Bonnie Elizabeth Parker (October 1, 1910 – May 23, 1934) and Clyde Chestnut Barrow (March 24, 1909 - May 23, 1934) were American criminals who traveled the Central United States with their gang during the Great Depression, known for their bank robberies—although they preferred to rob small stores or rural gas stations. Their exploits captured the attention of the American public during the Public Enemy Era between 1931 and 1934, and they are believed to have killed at least nine police officers and several civilians. They were killed in May 1934 during an ambush by law officers near Gibsland, Bienville Parish, Louisiana.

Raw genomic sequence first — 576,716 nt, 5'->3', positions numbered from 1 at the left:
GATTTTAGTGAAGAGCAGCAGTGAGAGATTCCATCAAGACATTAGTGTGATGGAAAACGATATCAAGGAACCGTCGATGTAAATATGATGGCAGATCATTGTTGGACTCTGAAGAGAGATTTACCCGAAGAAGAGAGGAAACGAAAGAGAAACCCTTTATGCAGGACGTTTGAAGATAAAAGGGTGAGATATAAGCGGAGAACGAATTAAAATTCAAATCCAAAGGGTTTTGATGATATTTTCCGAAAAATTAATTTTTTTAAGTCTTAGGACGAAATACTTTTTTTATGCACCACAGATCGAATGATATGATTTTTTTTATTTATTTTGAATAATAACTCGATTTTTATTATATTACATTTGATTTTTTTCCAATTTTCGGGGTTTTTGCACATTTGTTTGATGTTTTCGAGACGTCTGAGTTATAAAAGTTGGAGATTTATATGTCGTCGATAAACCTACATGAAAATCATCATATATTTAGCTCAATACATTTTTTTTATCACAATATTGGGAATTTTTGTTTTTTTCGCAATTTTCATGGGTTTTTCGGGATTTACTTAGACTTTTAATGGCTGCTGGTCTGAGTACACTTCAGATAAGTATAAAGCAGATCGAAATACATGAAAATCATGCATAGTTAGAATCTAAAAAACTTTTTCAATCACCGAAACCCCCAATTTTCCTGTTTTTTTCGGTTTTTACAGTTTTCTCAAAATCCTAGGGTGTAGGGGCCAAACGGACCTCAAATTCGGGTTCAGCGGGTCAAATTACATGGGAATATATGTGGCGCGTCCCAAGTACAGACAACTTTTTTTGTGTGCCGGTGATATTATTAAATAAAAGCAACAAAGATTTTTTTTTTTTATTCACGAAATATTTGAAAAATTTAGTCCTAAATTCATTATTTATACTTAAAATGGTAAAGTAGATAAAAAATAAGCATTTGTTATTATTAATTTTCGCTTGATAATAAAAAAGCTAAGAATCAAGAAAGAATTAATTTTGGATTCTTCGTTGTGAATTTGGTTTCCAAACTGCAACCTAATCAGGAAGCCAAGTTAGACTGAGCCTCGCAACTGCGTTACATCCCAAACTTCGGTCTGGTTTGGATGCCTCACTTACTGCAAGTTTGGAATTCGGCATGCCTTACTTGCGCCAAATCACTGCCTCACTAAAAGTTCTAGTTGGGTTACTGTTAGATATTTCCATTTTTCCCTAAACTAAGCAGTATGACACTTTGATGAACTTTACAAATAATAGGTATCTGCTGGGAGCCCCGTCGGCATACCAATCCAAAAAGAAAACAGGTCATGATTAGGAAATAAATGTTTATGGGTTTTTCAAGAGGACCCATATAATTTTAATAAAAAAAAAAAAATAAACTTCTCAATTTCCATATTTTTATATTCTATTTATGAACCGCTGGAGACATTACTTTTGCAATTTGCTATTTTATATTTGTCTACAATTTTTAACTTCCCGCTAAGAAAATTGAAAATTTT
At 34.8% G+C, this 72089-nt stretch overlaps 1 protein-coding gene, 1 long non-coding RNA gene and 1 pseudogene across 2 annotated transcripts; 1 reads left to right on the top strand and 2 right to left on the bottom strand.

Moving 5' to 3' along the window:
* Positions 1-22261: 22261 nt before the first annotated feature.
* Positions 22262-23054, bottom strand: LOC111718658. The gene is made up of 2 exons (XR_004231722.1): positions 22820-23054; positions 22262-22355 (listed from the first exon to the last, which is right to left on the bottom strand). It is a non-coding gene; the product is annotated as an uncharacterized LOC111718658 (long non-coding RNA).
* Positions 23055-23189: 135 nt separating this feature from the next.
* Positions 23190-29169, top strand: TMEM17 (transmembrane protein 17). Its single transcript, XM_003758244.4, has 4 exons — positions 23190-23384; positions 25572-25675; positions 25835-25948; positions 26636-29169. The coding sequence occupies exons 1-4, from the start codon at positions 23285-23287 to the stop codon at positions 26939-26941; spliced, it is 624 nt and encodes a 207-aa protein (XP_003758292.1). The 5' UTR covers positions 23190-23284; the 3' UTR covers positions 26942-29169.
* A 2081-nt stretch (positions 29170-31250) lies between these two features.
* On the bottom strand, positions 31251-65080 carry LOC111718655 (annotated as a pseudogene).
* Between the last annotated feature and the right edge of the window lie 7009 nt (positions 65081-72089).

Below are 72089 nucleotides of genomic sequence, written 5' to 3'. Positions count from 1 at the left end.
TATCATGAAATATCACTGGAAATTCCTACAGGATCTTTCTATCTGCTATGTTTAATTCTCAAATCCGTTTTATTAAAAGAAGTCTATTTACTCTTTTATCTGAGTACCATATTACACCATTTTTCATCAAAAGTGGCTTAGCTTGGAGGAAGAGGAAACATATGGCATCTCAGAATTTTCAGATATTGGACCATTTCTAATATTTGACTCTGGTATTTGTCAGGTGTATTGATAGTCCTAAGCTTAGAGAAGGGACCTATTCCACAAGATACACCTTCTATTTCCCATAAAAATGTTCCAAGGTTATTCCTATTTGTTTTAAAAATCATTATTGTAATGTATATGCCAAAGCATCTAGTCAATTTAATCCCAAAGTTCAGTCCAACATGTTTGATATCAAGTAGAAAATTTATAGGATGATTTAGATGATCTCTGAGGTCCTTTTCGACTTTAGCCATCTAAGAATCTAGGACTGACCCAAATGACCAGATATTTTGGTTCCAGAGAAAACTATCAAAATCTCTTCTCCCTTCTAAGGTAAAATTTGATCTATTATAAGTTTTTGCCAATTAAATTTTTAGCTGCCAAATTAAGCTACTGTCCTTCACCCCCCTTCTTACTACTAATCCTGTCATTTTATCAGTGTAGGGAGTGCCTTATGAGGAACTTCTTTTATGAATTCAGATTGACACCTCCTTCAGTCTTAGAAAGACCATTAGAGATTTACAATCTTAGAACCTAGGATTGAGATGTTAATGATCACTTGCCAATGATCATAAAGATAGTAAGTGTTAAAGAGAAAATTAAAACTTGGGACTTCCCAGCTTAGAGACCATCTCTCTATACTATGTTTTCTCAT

The portrayal in the press of Bonnie and Clyde was sometimes at odds with the reality of their life on the road, especially for Bonnie Parker. She was present at 100 or more felonies during the two years that she was Barrows companion, although she was not the cigar-smoking, machine gun-wielding killer depicted in the newspapers, newsreels, and pulp detective magazines of the day. Nonetheless, numerous police accounts detail her attempts to murder police officers (although gang member W. D. Jones contradicted them at trial). The picture of Parker smoking a cigar came from an undeveloped roll of negatives that police found at an abandoned hideout, and the snapshot was published nationwide. Parker did chain smoke Camel cigarettes, although she never smoked cigars. According to historian Jeff Guinn, the photos found at the hideout resulted in Parkers glamorization and the creation of myths about the gang.
Arthur Penns 1967 film Bonnie and Clyde starring Warren Beatty and Faye Dunaway revived interest in the criminals and glamorized them with a romantic aura.